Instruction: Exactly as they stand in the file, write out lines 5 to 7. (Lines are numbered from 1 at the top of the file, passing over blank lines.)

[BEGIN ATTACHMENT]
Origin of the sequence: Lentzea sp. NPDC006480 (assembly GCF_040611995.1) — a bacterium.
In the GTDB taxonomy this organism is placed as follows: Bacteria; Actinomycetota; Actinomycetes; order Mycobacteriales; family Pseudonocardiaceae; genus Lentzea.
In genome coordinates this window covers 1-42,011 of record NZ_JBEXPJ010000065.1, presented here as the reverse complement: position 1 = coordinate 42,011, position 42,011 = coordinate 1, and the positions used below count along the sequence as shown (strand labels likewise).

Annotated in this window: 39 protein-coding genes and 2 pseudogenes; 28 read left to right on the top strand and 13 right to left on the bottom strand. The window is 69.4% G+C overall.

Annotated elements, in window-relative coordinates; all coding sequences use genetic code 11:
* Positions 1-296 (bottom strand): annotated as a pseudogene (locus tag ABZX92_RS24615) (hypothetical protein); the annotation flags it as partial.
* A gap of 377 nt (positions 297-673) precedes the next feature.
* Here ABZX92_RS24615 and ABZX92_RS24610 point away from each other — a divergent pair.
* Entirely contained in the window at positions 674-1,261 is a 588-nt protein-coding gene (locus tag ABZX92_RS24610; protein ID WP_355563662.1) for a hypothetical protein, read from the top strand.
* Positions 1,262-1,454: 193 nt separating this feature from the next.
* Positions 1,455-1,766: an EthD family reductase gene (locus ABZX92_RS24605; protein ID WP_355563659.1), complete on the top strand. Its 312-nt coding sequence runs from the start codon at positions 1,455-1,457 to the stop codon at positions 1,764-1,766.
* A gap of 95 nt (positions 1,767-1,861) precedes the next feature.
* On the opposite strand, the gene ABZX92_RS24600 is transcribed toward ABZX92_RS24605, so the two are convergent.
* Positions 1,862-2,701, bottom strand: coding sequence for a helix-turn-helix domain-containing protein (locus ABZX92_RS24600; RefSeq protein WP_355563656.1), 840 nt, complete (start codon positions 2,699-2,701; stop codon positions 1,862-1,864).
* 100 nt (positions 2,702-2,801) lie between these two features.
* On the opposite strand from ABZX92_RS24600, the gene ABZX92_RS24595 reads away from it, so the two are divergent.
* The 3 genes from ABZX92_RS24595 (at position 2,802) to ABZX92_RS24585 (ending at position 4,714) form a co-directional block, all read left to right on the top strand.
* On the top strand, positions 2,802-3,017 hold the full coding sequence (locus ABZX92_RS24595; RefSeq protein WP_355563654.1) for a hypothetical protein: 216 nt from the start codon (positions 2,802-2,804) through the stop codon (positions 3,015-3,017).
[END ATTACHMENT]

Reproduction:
Annotated elements, in window-relative coordinates; all coding sequences use genetic code 11:
* Positions 1-296 (bottom strand): annotated as a pseudogene (locus tag ABZX92_RS24615) (hypothetical protein); the annotation flags it as partial.
* A gap of 377 nt (positions 297-673) precedes the next feature.